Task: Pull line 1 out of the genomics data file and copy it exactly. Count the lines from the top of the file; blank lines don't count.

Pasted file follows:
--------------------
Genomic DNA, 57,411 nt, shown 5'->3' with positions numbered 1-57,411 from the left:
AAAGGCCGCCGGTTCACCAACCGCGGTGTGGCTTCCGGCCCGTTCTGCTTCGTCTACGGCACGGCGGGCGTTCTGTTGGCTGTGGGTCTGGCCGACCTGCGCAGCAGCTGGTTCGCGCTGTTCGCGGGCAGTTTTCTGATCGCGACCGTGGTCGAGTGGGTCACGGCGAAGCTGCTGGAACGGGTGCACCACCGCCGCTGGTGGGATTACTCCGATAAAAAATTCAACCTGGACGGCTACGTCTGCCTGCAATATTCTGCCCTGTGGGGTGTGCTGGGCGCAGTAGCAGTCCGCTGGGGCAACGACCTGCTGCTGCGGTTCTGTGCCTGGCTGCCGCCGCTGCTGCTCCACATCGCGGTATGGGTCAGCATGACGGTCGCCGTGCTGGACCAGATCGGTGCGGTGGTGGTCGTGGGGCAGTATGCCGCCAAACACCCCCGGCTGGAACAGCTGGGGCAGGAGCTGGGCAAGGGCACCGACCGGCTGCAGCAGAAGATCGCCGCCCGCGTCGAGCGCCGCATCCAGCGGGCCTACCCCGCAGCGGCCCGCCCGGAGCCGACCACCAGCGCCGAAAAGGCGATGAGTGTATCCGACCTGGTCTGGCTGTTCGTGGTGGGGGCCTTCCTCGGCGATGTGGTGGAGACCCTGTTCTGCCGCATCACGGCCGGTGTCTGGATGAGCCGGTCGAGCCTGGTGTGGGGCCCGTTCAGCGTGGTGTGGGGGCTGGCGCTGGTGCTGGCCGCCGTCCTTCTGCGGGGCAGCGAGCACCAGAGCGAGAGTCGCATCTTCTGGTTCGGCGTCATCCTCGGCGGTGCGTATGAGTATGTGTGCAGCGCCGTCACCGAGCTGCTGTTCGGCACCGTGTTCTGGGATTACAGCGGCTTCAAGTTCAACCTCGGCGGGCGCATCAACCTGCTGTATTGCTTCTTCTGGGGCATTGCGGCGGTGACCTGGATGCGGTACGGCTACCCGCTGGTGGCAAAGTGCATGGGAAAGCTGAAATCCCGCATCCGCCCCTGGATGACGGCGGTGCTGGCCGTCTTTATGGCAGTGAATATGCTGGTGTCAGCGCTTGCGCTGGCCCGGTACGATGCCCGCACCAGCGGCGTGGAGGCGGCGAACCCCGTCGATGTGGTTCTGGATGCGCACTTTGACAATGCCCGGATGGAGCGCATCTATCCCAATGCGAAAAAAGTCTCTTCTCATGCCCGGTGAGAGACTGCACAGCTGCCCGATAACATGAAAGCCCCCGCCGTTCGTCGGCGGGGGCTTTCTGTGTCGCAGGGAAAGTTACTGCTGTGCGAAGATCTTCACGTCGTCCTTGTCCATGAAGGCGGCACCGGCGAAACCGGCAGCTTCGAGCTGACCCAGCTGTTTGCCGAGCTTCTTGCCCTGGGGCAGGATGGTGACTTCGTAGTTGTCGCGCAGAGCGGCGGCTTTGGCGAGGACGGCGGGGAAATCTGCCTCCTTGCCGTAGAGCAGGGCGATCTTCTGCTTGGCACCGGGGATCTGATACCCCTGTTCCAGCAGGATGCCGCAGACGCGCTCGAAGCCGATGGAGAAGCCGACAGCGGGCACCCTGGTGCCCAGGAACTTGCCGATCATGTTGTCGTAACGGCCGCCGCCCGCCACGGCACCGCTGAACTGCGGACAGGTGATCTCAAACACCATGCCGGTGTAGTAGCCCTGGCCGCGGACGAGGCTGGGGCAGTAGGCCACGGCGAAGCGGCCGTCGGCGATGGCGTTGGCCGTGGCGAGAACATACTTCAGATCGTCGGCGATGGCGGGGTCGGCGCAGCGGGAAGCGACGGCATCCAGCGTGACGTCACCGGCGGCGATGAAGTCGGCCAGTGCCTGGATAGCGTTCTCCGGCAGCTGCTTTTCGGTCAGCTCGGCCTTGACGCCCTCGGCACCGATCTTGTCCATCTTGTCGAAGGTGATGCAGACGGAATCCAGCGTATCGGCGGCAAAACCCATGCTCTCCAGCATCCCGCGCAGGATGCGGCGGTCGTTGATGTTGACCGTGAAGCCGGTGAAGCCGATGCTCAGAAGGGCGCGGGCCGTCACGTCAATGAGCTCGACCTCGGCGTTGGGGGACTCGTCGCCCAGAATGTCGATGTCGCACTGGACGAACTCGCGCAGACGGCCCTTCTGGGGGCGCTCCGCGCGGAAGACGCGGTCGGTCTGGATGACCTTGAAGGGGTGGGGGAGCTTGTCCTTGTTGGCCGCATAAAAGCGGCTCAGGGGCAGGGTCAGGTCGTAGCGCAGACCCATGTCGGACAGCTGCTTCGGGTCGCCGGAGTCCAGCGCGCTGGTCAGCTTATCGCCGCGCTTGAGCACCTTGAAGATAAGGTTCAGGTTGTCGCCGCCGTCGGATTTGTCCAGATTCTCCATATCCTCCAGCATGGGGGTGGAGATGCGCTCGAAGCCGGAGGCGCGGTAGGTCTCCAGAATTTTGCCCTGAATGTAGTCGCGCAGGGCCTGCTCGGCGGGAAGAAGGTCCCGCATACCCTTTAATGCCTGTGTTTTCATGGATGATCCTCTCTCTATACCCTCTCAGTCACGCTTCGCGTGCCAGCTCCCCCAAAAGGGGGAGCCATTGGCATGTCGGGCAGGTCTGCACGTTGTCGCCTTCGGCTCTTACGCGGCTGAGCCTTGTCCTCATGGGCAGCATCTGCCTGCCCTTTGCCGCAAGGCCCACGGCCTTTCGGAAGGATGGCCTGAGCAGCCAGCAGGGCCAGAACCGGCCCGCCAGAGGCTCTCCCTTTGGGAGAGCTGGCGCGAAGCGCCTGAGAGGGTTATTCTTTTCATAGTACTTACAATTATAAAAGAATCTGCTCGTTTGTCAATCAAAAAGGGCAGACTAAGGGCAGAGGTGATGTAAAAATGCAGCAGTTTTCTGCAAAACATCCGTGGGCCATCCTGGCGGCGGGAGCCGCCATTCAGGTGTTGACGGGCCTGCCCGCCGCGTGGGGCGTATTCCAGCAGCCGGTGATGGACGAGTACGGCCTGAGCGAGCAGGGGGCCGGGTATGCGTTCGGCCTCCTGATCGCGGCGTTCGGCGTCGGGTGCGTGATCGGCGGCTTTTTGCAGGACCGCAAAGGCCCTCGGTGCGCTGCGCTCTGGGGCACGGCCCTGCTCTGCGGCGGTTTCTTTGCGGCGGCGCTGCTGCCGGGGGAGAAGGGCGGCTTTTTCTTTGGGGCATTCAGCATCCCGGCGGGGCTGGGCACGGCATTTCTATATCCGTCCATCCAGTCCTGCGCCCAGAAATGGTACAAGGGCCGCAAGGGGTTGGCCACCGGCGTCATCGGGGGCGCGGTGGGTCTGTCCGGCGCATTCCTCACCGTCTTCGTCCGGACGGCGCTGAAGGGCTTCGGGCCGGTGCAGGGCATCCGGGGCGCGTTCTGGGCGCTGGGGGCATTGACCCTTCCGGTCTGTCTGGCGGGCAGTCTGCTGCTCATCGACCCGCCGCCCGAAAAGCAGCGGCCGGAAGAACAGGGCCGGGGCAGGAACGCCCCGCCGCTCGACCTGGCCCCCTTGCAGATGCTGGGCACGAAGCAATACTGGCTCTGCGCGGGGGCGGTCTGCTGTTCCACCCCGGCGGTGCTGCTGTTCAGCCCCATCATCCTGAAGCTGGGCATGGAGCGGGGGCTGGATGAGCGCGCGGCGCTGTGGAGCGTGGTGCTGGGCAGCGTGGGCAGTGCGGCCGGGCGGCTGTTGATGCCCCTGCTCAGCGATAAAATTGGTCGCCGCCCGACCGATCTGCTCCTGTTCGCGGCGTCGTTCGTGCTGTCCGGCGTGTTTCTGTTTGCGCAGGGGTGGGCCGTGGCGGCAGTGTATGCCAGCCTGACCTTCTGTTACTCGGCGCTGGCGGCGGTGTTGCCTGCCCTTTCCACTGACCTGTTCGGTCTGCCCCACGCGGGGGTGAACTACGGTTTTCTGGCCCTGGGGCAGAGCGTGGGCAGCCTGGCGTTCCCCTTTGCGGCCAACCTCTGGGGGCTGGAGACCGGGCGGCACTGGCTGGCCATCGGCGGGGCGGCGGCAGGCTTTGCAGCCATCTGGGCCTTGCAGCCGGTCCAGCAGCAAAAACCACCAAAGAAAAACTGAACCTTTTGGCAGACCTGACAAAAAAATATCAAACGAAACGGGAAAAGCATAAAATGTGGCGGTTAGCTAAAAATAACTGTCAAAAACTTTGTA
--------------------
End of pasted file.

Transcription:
Genomic DNA, 57,411 nt, shown 5'->3' with positions numbered 1-57,411 from the left: